Breathtaking National Icon
Imagine what you’ll discover on your 9-mile journey to the top of this 14,115-foot National Historic Landmark. This striking mountain of granite, carved by glaciers over millions of years, was home to the Ute Indians long before anyone explored the region. The Utes called it Ta-Wa-Ah-Gath or “Sun Mountain Sitting Big.” Beautiful scenery surrounds a range of wildlife, from foxes, coyotes, and elk, to bighorn sheep and whistling yellow-bellied marmots above timberline. And then there’s the summit, with its sweeping 360-degree views of the Pikes Peak region, vistas that inspired the song of a nation and natural beauty that has drawn generations of explorers and travelers.
The Great Peak
Pikes Peak was named for Zebulon Montgomery Pike, an early explorer of the Southwest who first sighted what he called “The Great Peak” in November 1806, but was not actually the first to climb it. He attempted to summit the mountain, but heavy snows had other plans for his crew who turned back at about the 10,000-foot mark. It was Edwin James, a botanist who had climbed many peaks in Colorado, who made it to the top in 1820. By the mid-1800s, a trail was well established to the top, and the first woman, Julia Archibald Holmes, climbed the peak in 1858.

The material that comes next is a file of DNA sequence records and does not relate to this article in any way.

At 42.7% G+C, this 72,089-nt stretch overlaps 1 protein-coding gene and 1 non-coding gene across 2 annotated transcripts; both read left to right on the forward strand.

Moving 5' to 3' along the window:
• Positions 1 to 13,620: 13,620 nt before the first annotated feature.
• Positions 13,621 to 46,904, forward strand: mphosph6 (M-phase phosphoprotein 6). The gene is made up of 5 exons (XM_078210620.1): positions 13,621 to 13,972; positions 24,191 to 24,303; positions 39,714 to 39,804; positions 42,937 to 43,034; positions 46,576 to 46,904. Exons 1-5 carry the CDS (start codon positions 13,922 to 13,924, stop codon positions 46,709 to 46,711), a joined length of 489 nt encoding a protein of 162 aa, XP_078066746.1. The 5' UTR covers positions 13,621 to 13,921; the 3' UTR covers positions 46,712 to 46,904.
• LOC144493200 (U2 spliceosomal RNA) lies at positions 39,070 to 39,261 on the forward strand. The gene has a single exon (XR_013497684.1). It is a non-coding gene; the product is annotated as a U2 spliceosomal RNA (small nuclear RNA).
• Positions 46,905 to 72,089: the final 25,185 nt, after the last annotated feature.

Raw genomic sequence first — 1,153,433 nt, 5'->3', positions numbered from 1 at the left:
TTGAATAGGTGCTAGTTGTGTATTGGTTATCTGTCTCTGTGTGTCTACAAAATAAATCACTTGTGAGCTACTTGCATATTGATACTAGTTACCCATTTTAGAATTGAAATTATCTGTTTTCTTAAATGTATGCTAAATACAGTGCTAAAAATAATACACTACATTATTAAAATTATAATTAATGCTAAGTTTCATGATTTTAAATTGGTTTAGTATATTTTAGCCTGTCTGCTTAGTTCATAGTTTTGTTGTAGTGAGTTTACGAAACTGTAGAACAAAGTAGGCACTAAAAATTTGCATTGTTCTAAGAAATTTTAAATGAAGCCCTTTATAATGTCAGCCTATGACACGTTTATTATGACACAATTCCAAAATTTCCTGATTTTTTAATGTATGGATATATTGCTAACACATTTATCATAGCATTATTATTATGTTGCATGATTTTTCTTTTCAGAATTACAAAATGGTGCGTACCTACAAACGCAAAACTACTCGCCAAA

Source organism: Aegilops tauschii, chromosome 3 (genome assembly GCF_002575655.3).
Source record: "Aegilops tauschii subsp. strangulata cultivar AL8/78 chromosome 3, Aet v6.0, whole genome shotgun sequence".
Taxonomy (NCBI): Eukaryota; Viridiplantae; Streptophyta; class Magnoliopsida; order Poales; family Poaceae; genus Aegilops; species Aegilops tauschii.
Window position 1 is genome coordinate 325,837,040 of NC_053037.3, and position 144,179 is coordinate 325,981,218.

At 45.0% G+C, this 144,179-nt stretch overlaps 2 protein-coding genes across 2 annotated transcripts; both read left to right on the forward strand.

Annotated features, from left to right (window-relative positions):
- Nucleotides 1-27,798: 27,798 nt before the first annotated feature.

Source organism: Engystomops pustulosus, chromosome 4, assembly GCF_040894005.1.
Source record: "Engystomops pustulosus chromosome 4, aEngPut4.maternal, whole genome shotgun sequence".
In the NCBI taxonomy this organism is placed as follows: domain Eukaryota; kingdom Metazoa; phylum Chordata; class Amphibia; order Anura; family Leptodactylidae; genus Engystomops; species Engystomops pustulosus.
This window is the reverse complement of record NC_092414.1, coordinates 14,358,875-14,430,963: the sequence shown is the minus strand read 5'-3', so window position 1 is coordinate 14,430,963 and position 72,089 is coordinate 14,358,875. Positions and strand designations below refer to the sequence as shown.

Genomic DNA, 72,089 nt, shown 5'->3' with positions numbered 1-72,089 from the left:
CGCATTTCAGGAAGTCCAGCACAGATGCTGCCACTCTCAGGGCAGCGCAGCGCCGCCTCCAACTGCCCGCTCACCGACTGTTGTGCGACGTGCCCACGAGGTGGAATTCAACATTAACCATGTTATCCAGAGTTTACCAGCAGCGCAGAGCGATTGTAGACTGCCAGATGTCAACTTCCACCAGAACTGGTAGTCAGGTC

An Early Icon
After the Louisiana Purchase, people began traveling and searching for new fortunes and new beginnings. Pikes Peak’s proximity to the edge of the Great Plains, as well as its height, made it the first sight of westward bound wagon trains, making “Pikes Peak or Bust” the motto for gold seekers. In 1873, the U.S. Signal Service (an early Weather Bureau) built a telegraph station on the summit to monitor the weather.